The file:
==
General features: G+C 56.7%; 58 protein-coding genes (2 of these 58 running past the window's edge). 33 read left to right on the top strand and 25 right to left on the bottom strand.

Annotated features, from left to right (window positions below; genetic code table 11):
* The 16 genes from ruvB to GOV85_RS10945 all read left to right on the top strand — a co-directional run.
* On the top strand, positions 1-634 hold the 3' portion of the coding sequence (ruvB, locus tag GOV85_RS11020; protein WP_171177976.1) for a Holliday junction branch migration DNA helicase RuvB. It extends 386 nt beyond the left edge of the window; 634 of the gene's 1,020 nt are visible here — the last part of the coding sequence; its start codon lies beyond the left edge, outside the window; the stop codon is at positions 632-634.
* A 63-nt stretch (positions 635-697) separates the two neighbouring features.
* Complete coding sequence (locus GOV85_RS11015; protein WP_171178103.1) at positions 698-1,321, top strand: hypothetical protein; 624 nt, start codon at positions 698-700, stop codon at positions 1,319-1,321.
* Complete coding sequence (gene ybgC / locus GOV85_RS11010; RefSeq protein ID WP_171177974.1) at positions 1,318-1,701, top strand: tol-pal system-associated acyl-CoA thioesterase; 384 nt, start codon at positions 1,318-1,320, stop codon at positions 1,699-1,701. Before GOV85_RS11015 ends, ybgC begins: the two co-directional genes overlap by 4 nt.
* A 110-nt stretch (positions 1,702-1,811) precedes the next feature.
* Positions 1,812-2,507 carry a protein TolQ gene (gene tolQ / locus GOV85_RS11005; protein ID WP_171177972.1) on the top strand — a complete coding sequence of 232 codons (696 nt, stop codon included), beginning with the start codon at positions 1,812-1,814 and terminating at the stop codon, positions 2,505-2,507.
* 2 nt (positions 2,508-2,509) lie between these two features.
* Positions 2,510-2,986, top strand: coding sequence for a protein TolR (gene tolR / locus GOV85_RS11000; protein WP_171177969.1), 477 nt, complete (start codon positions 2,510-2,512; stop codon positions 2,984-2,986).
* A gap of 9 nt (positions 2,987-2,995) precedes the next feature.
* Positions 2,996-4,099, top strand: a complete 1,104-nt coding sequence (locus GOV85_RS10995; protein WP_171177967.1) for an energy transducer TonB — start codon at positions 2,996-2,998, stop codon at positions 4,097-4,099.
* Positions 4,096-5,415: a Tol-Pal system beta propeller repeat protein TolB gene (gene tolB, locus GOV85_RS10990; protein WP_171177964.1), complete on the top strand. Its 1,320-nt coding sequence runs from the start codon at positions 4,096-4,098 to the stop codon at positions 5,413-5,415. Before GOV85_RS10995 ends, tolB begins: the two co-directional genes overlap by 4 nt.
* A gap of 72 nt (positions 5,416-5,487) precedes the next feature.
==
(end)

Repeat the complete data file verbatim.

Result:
General features: G+C 56.7%; 58 protein-coding genes (2 of these 58 running past the window's edge). 33 read left to right on the top strand and 25 right to left on the bottom strand.

Annotated features, from left to right (window positions below; genetic code table 11):
* The 16 genes from ruvB to GOV85_RS10945 all read left to right on the top strand — a co-directional run.
* On the top strand, positions 1-634 hold the 3' portion of the coding sequence (ruvB, locus tag GOV85_RS11020; protein WP_171177976.1) for a Holliday junction branch migration DNA helicase RuvB. It extends 386 nt beyond the left edge of the window; 634 of the gene's 1,020 nt are visible here — the last part of the coding sequence; its start codon lies beyond the left edge, outside the window; the stop codon is at positions 632-634.
* A 63-nt stretch (positions 635-697) separates the two neighbouring features.
* Complete coding sequence (locus GOV85_RS11015; protein WP_171178103.1) at positions 698-1,321, top strand: hypothetical protein; 624 nt, start codon at positions 698-700, stop codon at positions 1,319-1,321.
* Complete coding sequence (gene ybgC / locus GOV85_RS11010; RefSeq protein ID WP_171177974.1) at positions 1,318-1,701, top strand: tol-pal system-associated acyl-CoA thioesterase; 384 nt, start codon at positions 1,318-1,320, stop codon at positions 1,699-1,701. Before GOV85_RS11015 ends, ybgC begins: the two co-directional genes overlap by 4 nt.
* A 110-nt stretch (positions 1,702-1,811) precedes the next feature.
* Positions 1,812-2,507 carry a protein TolQ gene (gene tolQ / locus GOV85_RS11005; protein ID WP_171177972.1) on the top strand — a complete coding sequence of 232 codons (696 nt, stop codon included), beginning with the start codon at positions 1,812-1,814 and terminating at the stop codon, positions 2,505-2,507.
* 2 nt (positions 2,508-2,509) lie between these two features.
* Positions 2,510-2,986, top strand: coding sequence for a protein TolR (gene tolR / locus GOV85_RS11000; protein WP_171177969.1), 477 nt, complete (start codon positions 2,510-2,512; stop codon positions 2,984-2,986).
* A gap of 9 nt (positions 2,987-2,995) precedes the next feature.
* Positions 2,996-4,099, top strand: a complete 1,104-nt coding sequence (locus GOV85_RS10995; protein WP_171177967.1) for an energy transducer TonB — start codon at positions 2,996-2,998, stop codon at positions 4,097-4,099.
* Positions 4,096-5,415: a Tol-Pal system beta propeller repeat protein TolB gene (gene tolB, locus GOV85_RS10990; protein WP_171177964.1), complete on the top strand. Its 1,320-nt coding sequence runs from the start codon at positions 4,096-4,098 to the stop codon at positions 5,413-5,415. Before GOV85_RS10995 ends, tolB begins: the two co-directional genes overlap by 4 nt.
* A gap of 72 nt (positions 5,416-5,487) precedes the next feature.